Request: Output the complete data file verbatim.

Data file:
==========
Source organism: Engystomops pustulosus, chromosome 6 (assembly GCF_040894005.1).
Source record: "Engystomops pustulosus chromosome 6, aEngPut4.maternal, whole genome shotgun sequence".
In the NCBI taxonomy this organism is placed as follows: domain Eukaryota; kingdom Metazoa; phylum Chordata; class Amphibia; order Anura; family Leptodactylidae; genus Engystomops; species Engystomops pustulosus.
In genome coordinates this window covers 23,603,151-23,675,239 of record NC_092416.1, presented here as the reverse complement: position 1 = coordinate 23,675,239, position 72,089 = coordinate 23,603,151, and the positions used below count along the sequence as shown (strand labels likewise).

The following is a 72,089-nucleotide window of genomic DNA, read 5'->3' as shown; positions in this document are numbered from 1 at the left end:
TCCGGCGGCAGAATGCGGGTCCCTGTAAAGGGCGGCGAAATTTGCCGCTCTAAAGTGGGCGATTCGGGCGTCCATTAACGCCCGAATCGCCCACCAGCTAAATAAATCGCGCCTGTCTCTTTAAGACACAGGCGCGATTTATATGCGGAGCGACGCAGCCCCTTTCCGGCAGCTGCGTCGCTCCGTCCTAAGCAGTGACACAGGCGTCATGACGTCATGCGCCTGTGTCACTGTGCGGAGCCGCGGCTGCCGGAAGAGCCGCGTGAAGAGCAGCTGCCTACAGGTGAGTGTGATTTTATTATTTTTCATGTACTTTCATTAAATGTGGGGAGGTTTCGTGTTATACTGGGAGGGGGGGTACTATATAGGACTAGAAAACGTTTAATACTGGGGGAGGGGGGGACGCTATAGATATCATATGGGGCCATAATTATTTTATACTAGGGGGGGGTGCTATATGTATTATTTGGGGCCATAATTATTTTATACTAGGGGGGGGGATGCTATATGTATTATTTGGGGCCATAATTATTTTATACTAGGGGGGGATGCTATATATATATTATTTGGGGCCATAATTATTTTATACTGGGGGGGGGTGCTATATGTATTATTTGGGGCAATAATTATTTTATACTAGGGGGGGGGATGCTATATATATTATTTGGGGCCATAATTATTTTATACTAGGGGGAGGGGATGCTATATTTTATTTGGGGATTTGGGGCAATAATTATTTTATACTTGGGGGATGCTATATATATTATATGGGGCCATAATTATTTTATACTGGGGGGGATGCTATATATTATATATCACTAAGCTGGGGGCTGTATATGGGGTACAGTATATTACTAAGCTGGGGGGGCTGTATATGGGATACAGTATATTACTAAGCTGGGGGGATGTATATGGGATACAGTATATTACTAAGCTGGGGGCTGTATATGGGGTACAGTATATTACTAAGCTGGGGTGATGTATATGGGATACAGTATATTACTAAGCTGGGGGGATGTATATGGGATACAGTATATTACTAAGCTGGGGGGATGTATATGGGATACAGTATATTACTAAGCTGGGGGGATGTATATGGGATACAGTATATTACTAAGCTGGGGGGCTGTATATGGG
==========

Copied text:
Source organism: Engystomops pustulosus, chromosome 6 (assembly GCF_040894005.1).
Source record: "Engystomops pustulosus chromosome 6, aEngPut4.maternal, whole genome shotgun sequence".
In the NCBI taxonomy this organism is placed as follows: domain Eukaryota; kingdom Metazoa; phylum Chordata; class Amphibia; order Anura; family Leptodactylidae; genus Engystomops; species Engystomops pustulosus.
In genome coordinates this window covers 23,603,151-23,675,239 of record NC_092416.1, presented here as the reverse complement: position 1 = coordinate 23,675,239, position 72,089 = coordinate 23,603,151, and the positions used below count along the sequence as shown (strand labels likewise).

The following is a 72,089-nucleotide window of genomic DNA, read 5'->3' as shown; positions in this document are numbered from 1 at the left end:
TCCGGCGGCAGAATGCGGGTCCCTGTAAAGGGCGGCGAAATTTGCCGCTCTAAAGTGGGCGATTCGGGCGTCCATTAACGCCCGAATCGCCCACCAGCTAAATAAATCGCGCCTGTCTCTTTAAGACACAGGCGCGATTTATATGCGGAGCGACGCAGCCCCTTTCCGGCAGCTGCGTCGCTCCGTCCTAAGCAGTGACACAGGCGTCATGACGTCATGCGCCTGTGTCACTGTGCGGAGCCGCGGCTGCCGGAAGAGCCGCGTGAAGAGCAGCTGCCTACAGGTGAGTGTGATTTTATTATTTTTCATGTACTTTCATTAAATGTGGGGAGGTTTCGTGTTATACTGGGAGGGGGGGTACTATATAGGACTAGAAAACGTTTAATACTGGGGGAGGGGGGGACGCTATAGATATCATATGGGGCCATAATTATTTTATACTAGGGGGGGGTGCTATATGTATTATTTGGGGCCATAATTATTTTATACTAGGGGGGGGGATGCTATATGTATTATTTGGGGCCATAATTATTTTATACTAGGGGGGGATGCTATATATATATTATTTGGGGCCATAATTATTTTATACTGGGGGGGGGTGCTATATGTATTATTTGGGGCAATAATTATTTTATACTAGGGGGGGGGATGCTATATATATTATTTGGGGCCATAATTATTTTATACTAGGGGGAGGGGATGCTATATTTTATTTGGGGATTTGGGGCAATAATTATTTTATACTTGGGGGATGCTATATATATTATATGGGGCCATAATTATTTTATACTGGGGGGGATGCTATATATTATATATCACTAAGCTGGGGGCTGTATATGGGGTACAGTATATTACTAAGCTGGGGGGGCTGTATATGGGATACAGTATATTACTAAGCTGGGGGGATGTATATGGGATACAGTATATTACTAAGCTGGGGGCTGTATATGGGGTACAGTATATTACTAAGCTGGGGTGATGTATATGGGATACAGTATATTACTAAGCTGGGGGGATGTATATGGGATACAGTATATTACTAAGCTGGGGGGATGTATATGGGATACAGTATATTACTAAGCTGGGGGGATGTATATGGGATACAGTATATTACTAAGCTGGGGGGCTGTATATGGG